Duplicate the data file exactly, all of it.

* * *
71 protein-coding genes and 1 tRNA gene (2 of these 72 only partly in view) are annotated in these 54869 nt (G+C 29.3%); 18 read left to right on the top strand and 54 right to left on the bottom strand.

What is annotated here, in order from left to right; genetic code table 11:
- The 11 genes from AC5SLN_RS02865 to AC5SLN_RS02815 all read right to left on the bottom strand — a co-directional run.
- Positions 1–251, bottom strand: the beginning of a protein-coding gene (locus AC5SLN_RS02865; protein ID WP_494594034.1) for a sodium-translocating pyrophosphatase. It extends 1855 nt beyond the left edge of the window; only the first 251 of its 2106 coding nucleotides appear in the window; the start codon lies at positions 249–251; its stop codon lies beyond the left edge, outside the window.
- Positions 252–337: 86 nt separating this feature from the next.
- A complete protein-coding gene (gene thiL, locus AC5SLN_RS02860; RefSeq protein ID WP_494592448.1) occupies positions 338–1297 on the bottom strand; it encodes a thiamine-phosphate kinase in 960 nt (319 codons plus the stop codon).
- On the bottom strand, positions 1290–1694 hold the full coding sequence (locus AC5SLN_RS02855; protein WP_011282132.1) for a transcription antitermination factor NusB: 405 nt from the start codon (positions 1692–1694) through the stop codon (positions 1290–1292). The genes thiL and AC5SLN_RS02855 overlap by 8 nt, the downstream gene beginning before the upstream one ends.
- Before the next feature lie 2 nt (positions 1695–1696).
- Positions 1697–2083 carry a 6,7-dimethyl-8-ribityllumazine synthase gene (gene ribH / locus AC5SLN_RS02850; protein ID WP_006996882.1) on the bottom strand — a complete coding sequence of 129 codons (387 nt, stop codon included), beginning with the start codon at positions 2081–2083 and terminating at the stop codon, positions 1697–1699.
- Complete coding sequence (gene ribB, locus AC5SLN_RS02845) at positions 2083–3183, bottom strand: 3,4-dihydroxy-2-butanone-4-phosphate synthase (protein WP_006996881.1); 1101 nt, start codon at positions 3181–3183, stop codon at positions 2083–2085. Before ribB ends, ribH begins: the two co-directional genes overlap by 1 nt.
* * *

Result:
71 protein-coding genes and 1 tRNA gene (2 of these 72 only partly in view) are annotated in these 54869 nt (G+C 29.3%); 18 read left to right on the top strand and 54 right to left on the bottom strand.

What is annotated here, in order from left to right; genetic code table 11:
- The 11 genes from AC5SLN_RS02865 to AC5SLN_RS02815 all read right to left on the bottom strand — a co-directional run.
- Positions 1–251, bottom strand: the beginning of a protein-coding gene (locus AC5SLN_RS02865; protein ID WP_494594034.1) for a sodium-translocating pyrophosphatase. It extends 1855 nt beyond the left edge of the window; only the first 251 of its 2106 coding nucleotides appear in the window; the start codon lies at positions 249–251; its stop codon lies beyond the left edge, outside the window.
- Positions 252–337: 86 nt separating this feature from the next.
- A complete protein-coding gene (gene thiL, locus AC5SLN_RS02860; RefSeq protein ID WP_494592448.1) occupies positions 338–1297 on the bottom strand; it encodes a thiamine-phosphate kinase in 960 nt (319 codons plus the stop codon).
- On the bottom strand, positions 1290–1694 hold the full coding sequence (locus AC5SLN_RS02855; protein WP_011282132.1) for a transcription antitermination factor NusB: 405 nt from the start codon (positions 1692–1694) through the stop codon (positions 1290–1292). The genes thiL and AC5SLN_RS02855 overlap by 8 nt, the downstream gene beginning before the upstream one ends.
- Before the next feature lie 2 nt (positions 1695–1696).
- Positions 1697–2083 carry a 6,7-dimethyl-8-ribityllumazine synthase gene (gene ribH / locus AC5SLN_RS02850; protein ID WP_006996882.1) on the bottom strand — a complete coding sequence of 129 codons (387 nt, stop codon included), beginning with the start codon at positions 2081–2083 and terminating at the stop codon, positions 1697–1699.
- Complete coding sequence (gene ribB, locus AC5SLN_RS02845) at positions 2083–3183, bottom strand: 3,4-dihydroxy-2-butanone-4-phosphate synthase (protein WP_006996881.1); 1101 nt, start codon at positions 3181–3183, stop codon at positions 2083–2085. Before ribB ends, ribH begins: the two co-directional genes overlap by 1 nt.